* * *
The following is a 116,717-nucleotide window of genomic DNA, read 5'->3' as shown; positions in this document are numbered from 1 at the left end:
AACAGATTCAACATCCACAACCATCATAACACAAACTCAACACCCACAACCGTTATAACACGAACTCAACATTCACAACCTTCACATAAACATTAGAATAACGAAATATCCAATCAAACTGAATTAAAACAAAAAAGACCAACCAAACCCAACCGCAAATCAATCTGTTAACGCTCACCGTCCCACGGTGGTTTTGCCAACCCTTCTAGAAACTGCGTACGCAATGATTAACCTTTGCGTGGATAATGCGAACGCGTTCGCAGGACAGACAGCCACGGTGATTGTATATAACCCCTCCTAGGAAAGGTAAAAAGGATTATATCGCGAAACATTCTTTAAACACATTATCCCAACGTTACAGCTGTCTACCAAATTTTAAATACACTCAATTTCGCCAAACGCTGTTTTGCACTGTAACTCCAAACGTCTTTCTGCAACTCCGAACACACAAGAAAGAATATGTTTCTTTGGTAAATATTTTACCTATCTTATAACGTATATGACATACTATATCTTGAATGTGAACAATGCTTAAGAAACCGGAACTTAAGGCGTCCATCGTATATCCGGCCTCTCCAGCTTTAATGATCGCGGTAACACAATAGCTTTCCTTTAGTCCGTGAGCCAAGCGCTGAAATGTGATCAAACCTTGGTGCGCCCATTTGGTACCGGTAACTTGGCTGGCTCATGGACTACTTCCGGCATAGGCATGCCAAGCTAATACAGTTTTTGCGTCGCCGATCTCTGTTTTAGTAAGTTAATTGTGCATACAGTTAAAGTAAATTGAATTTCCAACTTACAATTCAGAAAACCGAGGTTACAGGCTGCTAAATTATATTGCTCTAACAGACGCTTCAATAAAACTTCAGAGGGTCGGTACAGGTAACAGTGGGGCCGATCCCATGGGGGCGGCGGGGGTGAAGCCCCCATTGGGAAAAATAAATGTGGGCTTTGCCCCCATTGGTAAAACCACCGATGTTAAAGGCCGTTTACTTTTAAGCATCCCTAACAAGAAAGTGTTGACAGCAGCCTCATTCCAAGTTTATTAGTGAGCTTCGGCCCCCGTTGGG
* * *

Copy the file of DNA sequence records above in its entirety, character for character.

The following is a 116,717-nucleotide window of genomic DNA, read 5'->3' as shown; positions in this document are numbered from 1 at the left end:
AACAGATTCAACATCCACAACCATCATAACACAAACTCAACACCCACAACCGTTATAACACGAACTCAACATTCACAACCTTCACATAAACATTAGAATAACGAAATATCCAATCAAACTGAATTAAAACAAAAAAGACCAACCAAACCCAACCGCAAATCAATCTGTTAACGCTCACCGTCCCACGGTGGTTTTGCCAACCCTTCTAGAAACTGCGTACGCAATGATTAACCTTTGCGTGGATAATGCGAACGCGTTCGCAGGACAGACAGCCACGGTGATTGTATATAACCCCTCCTAGGAAAGGTAAAAAGGATTATATCGCGAAACATTCTTTAAACACATTATCCCAACGTTACAGCTGTCTACCAAATTTTAAATACACTCAATTTCGCCAAACGCTGTTTTGCACTGTAACTCCAAACGTCTTTCTGCAACTCCGAACACACAAGAAAGAATATGTTTCTTTGGTAAATATTTTACCTATCTTATAACGTATATGACATACTATATCTTGAATGTGAACAATGCTTAAGAAACCGGAACTTAAGGCGTCCATCGTATATCCGGCCTCTCCAGCTTTAATGATCGCGGTAACACAATAGCTTTCCTTTAGTCCGTGAGCCAAGCGCTGAAATGTGATCAAACCTTGGTGCGCCCATTTGGTACCGGTAACTTGGCTGGCTCATGGACTACTTCCGGCATAGGCATGCCAAGCTAATACAGTTTTTGCGTCGCCGATCTCTGTTTTAGTAAGTTAATTGTGCATACAGTTAAAGTAAATTGAATTTCCAACTTACAATTCAGAAAACCGAGGTTACAGGCTGCTAAATTATATTGCTCTAACAGACGCTTCAATAAAACTTCAGAGGGTCGGTACAGGTAACAGTGGGGCCGATCCCATGGGGGCGGCGGGGGTGAAGCCCCCATTGGGAAAAATAAATGTGGGCTTTGCCCCCATTGGTAAAACCACCGATGTTAAAGGCCGTTTACTTTTAAGCATCCCTAACAAGAAAGTGTTGACAGCAGCCTCATTCCAAGTTTATTAGTGAGCTTCGGCCCCCGTTGGG